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Freight Demand Modeling and Data Improvement (C20)

Freight Demand Modeling and Data Improvement (C20)

Product Overview

Efficient freight and commercial truck travel are essential to national, state, and local transportation infrastructure planning and our economic well-being. Understanding and forecasting freight flows is critical to planning for future transportation capacity, operations, preservation, safety and security, energy and economy investment needs. Incorporating freight movement considerations in the transportation planning process, however, may be difficult. Many current freight demand forecasting models and data sources are more appropriate for passenger transportation than for forecasting freight movements and understanding freight travel behavior.

The Freight Demand Modeling and Data Improvement (C20) product offers a road map that will lead to improved freight data sets and freight modeling practices. The project includes the Freight Demand Modeling and Data Improvement Strategic Plan, which outlines an organizational approach that will help identify freight modeling and data priority needs, spur innovative ideas, and result in breakthrough solutions for wide application.

Freight planners and decision makers will benefit from having a consistent approach to evaluating transportation projects that affect freight movement. Creating better data and models will enable state, regional, and local planners to better predict freight movement trends, and make more informed project investment decisions.

Tools and Reports
Presentations and Webinars
Case Studies
  • Behavior-Based Freight Modeling
    • The Maricopa Association of Governments in Arizona developed a multi-modal freight model to better replicate the economic behaviors of establishments, shippers, and carriers by modeling travel and tour formations in Arizona’s Sun Corridor mega-region.
    • The Maryland Department of Transportation and Baltimore Regional Transportation Board developed a regional tour-based truck model covering intra-local distribution with sensitivity to the long-distance truck flows represented in the statewide freight model
    • Portland Metro in Oregon used a hybrid approach to understand the local portion of the region’s supply chains, as well as the tour-based behavior of individual trips to address economic policy questions and depict truck volumes and flow of goods.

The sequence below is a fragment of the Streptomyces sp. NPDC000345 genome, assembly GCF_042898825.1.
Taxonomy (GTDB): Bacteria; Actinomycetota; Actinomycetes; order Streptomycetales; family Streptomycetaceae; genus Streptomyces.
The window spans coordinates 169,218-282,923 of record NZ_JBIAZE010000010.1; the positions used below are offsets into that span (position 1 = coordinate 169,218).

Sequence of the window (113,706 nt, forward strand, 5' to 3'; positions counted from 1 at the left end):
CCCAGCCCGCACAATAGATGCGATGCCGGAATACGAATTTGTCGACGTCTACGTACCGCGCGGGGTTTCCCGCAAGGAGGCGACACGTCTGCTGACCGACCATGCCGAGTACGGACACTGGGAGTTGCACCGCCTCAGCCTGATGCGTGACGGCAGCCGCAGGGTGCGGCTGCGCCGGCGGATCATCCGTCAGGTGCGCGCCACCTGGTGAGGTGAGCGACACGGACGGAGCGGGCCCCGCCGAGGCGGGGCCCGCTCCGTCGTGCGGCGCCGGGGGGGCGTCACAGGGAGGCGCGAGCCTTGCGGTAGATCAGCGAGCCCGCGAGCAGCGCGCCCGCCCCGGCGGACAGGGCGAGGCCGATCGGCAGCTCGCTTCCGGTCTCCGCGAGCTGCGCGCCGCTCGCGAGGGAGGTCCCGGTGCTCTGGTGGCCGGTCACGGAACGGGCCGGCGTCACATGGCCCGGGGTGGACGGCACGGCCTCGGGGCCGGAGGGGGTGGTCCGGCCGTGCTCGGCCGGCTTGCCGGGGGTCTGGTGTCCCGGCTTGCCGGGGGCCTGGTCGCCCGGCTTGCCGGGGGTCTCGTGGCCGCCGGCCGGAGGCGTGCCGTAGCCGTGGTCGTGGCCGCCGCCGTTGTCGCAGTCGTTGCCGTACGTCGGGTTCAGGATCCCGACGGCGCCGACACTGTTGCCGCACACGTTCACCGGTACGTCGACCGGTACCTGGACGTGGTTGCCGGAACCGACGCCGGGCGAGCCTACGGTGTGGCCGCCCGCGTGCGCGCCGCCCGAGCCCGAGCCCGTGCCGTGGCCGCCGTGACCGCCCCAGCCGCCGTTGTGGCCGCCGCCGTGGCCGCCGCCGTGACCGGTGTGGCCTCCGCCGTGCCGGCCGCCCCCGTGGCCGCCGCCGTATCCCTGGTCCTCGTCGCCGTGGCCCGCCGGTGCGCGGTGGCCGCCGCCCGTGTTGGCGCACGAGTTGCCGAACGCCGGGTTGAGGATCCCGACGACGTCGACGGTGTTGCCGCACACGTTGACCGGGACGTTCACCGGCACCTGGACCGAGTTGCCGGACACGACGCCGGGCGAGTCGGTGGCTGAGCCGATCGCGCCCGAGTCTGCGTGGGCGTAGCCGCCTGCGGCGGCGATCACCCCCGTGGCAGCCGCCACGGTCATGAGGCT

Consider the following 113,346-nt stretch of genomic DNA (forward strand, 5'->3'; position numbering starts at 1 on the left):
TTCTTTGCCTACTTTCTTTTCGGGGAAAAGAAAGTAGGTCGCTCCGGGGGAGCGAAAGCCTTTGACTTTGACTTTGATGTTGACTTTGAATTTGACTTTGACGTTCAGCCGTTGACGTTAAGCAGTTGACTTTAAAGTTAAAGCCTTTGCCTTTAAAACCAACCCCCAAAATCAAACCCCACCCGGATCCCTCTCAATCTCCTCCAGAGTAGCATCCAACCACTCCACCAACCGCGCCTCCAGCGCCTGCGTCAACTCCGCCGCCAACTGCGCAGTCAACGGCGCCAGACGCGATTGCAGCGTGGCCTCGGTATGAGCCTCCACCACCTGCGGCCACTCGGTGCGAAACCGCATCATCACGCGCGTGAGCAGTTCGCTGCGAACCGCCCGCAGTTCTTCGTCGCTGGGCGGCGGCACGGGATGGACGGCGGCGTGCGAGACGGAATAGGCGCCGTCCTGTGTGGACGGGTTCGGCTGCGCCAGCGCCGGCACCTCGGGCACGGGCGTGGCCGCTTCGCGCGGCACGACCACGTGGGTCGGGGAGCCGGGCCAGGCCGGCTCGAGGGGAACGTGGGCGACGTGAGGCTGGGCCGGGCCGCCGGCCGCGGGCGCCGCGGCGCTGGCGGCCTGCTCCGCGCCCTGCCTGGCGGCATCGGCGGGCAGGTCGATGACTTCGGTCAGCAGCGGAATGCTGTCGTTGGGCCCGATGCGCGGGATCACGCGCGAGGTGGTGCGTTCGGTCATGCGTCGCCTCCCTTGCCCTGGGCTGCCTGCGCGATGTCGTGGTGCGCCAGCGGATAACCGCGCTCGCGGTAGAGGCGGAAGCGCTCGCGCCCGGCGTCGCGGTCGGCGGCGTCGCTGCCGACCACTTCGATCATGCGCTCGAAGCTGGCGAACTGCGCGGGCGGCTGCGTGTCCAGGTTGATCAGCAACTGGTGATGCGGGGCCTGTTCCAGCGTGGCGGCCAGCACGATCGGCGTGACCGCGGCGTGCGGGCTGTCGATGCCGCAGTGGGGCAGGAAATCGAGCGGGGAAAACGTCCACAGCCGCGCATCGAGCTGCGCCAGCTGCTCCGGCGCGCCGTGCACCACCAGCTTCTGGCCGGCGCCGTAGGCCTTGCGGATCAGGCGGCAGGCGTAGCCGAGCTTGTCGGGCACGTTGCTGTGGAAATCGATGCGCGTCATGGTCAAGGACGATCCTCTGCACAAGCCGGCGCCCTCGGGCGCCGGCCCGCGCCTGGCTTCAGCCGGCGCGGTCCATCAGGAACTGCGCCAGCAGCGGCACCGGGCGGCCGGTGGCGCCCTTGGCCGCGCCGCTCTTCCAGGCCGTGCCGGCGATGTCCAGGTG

• The Wisconsin Department of Transportation developed a hybridized model for statewide freight forecasting and quantifying how different scenarios affect freight transportation.
  • Innovations in Local Freight Data
    • The Florida Department of Transportation improved the accuracy of freight forecasts by collecting data representing the supply and demand chain for petroleum commodities distributed throughout South Florida.
    • The Mid-America Regional Council in Missouri used a combination of existing data and new sources of commercial waybill data to demonstrate the impacts of congestion to the cost of freight movement.
    • The Capital District Transportation Committee in New York created a unified data set for the region at the zip code or transportation analysis zone (TAZ) level by integrating diverse data sources that will support analysis of freight.
    • The Winston-Salem Metropolitan Planning Organization, as part of the Piedmont Triad Regional Model Team in North Carolina collected data to support development of an advanced freight model.
    • The Delaware Valley Regional Planning Commission in Pennsylvania and New Jersey advanced a freight data planning program to better understand intermodal transportation for freight and created a platform for sharing freight data.
    • The South Dakota Department of Transportation studied the growth in agricultural production and the current and expected location, timing, and impact of commodity shipping on South Dakota’s highways.
    • The Washington State Department of Transportation collected detailed information from industry and local urban truck deliveries for the state's food distribution supply chain to accurately model behavioral responses to different state policy scenarios aimed at reducing emissions.
Implementation Assistance Program
  • 11 state DOTs and MPOs were funded through the Improvement Implementation Assistance Program (IAP): Maricopa Association of Governments (MAG), Florida DOT, Maryland DOT, Mid-America Regional Council, Capital District Transportation Committee, Winston-Salem MPO, Oregon DOT, Delaware Valley Regional Planning Commission, South Dakota DOT, Washington DOT, Wisconsin DOT.
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